They say a lot can happen in a week in politics, and this week we have already had the Brexit vote – the endgame of nearly 2 years – aborted, a Prime Minister face off a leadership challenge, narrowly, and now hopes of a breakthrough with the Irish backstop have been dashed.
The Prime Minister has spent the day in Brussels seeking Brexit concessions from EU leaders. Theresa May hopes that the EU will offer her legal assurances regarding the backstop, and that this will be enough to reduce the chances of her government losing the crucial vote when it returns to Parliament. It is believed that this will be before January 21, although the Liberal Democrats are pushing to prevent MPs breaking for Christmas recess until a vote is held.
The Prime Minister told reports as she entered the summit that she was not expecting any immediate breakthroughs, despite promising MPs that she will get legally binding assurances. This was compounded by fellow EU leaders and governments. The German Parliament voted to prevent any renegotiations, and Emmanuel Macron, the French President, said that the EU cannot reopen the legal negotiations. European leaders did confirm however that they were to offer clarity in regards to some aspects of the backstop, but whether this will appease those in her own party, the DUP, Labour, the SNP, and the Liberal Democrats is yet to be seen. In terms of Ireland itself, Leo Varadkar, Irish Taoiseach, warned Mrs May not to renege on her proposed backstop, after holding a lengthy one-to-one meeting, ahead of the visit to Brussels.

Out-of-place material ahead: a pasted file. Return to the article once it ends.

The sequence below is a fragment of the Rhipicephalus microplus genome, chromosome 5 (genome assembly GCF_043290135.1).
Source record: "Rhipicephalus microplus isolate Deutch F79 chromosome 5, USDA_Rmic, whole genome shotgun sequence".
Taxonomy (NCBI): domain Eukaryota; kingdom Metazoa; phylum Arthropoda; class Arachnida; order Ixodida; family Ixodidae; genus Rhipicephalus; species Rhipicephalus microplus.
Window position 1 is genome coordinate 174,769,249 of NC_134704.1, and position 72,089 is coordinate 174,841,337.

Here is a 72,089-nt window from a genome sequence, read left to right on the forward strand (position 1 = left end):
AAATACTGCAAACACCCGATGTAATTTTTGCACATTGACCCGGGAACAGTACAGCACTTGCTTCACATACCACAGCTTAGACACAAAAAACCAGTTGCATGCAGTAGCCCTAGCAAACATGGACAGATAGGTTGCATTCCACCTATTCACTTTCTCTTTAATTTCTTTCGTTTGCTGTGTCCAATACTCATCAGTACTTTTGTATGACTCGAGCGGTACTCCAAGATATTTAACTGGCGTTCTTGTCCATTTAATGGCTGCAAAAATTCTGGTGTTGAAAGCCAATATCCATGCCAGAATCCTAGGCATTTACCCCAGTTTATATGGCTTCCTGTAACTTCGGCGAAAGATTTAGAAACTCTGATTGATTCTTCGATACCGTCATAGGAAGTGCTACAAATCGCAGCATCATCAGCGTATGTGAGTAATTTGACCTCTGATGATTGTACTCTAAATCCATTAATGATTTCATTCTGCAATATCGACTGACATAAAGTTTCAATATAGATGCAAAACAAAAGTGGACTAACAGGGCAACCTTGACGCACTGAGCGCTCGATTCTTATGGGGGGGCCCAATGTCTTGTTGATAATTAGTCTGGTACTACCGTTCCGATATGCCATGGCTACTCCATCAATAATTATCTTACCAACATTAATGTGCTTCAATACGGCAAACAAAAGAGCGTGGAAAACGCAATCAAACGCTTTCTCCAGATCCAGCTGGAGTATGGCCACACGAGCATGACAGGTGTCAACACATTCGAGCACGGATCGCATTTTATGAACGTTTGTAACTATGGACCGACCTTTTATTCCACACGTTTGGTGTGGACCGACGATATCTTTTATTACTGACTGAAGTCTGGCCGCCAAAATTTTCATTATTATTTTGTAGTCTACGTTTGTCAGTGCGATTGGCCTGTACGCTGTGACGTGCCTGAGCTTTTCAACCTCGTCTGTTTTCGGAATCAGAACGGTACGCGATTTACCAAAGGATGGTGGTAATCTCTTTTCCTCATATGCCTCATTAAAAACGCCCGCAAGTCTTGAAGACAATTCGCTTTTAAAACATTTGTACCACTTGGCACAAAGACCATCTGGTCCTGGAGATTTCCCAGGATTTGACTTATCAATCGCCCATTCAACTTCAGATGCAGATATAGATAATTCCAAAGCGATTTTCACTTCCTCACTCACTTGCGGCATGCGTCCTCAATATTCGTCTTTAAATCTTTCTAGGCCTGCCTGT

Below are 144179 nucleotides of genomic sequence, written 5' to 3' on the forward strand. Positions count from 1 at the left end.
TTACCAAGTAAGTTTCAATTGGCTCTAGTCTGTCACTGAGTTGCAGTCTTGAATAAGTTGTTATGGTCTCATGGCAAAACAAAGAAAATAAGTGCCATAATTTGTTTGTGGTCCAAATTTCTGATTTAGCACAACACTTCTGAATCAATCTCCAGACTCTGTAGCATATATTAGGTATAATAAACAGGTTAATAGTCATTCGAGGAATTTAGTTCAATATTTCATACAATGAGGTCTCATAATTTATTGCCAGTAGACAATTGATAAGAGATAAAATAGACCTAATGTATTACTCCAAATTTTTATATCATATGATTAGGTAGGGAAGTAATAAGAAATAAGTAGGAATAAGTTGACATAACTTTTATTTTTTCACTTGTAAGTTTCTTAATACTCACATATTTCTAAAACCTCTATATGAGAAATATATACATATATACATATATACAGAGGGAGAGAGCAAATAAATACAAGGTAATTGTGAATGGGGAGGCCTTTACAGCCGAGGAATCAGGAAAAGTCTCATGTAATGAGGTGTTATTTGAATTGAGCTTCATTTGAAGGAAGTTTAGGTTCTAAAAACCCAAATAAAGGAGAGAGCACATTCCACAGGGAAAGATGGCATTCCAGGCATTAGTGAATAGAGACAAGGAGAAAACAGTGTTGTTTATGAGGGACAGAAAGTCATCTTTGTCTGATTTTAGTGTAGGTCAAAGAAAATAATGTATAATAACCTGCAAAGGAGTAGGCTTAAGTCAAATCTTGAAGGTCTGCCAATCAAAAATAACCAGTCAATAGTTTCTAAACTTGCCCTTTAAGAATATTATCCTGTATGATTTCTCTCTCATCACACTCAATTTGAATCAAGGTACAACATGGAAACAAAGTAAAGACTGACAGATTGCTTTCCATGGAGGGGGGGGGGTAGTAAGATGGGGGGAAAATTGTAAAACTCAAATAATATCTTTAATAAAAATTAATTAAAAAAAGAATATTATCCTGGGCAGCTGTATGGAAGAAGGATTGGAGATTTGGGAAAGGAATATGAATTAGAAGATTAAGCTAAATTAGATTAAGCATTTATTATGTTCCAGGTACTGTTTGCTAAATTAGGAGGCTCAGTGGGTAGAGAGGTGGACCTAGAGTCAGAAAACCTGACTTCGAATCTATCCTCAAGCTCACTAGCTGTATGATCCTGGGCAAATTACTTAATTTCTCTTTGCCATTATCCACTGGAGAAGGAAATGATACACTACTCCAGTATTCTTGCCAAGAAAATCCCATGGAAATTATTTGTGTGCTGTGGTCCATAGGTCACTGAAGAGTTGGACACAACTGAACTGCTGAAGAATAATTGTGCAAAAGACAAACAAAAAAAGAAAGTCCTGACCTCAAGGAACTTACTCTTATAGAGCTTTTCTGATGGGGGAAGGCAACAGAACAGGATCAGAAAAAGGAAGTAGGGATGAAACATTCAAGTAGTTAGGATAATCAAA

Jeremy Corbyn has also responded to Theresa May’s attempts to dampen expectations. He said “It is clear there will be no changes to the deal the PM brought back last month. Theresa May herself says she isn’t expecting a breakthrough. “There must be no more dither and delay, or attempts to run down the clock in an attempt to deny parliament alternative options.”
The sense of ‘other options’ is growing, and could signal that the Labour Leadership is warming to the idea of a second referendum, or a so-called People’s Vote. They could join the Liberal Democrats in this respect, with their leader Sir Vince Cable, arguing that no Brexit is a real option.